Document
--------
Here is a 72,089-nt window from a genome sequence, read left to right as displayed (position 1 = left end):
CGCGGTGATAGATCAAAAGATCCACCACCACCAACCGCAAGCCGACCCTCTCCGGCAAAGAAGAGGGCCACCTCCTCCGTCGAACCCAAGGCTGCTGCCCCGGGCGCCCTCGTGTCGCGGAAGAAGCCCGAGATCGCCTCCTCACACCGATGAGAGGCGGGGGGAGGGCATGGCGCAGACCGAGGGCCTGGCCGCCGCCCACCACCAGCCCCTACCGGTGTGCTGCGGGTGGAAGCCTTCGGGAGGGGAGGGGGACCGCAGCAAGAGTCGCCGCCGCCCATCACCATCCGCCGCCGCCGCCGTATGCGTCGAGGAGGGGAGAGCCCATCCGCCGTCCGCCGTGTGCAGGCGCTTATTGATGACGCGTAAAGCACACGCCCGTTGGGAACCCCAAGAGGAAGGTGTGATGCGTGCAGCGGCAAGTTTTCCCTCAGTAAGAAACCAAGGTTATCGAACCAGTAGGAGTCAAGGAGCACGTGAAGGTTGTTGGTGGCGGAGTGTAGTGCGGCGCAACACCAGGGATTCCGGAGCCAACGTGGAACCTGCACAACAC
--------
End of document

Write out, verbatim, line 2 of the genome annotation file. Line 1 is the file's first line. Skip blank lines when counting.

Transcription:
CGCGGTGATAGATCAAAAGATCCACCACCACCAACCGCAAGCCGACCCTCTCCGGCAAAGAAGAGGGCCACCTCCTCCGTCGAACCCAAGGCTGCTGCCCCGGGCGCCCTCGTGTCGCGGAAGAAGCCCGAGATCGCCTCCTCACACCGATGAGAGGCGGGGGGAGGGCATGGCGCAGACCGAGGGCCTGGCCGCCGCCCACCACCAGCCCCTACCGGTGTGCTGCGGGTGGAAGCCTTCGGGAGGGGAGGGGGACCGCAGCAAGAGTCGCCGCCGCCCATCACCATCCGCCGCCGCCGCCGTATGCGTCGAGGAGGGGAGAGCCCATCCGCCGTCCGCCGTGTGCAGGCGCTTATTGATGACGCGTAAAGCACACGCCCGTTGGGAACCCCAAGAGGAAGGTGTGATGCGTGCAGCGGCAAGTTTTCCCTCAGTAAGAAACCAAGGTTATCGAACCAGTAGGAGTCAAGGAGCACGTGAAGGTTGTTGGTGGCGGAGTGTAGTGCGGCGCAACACCAGGGATTCCGGAGCCAACGTGGAACCTGCACAACAC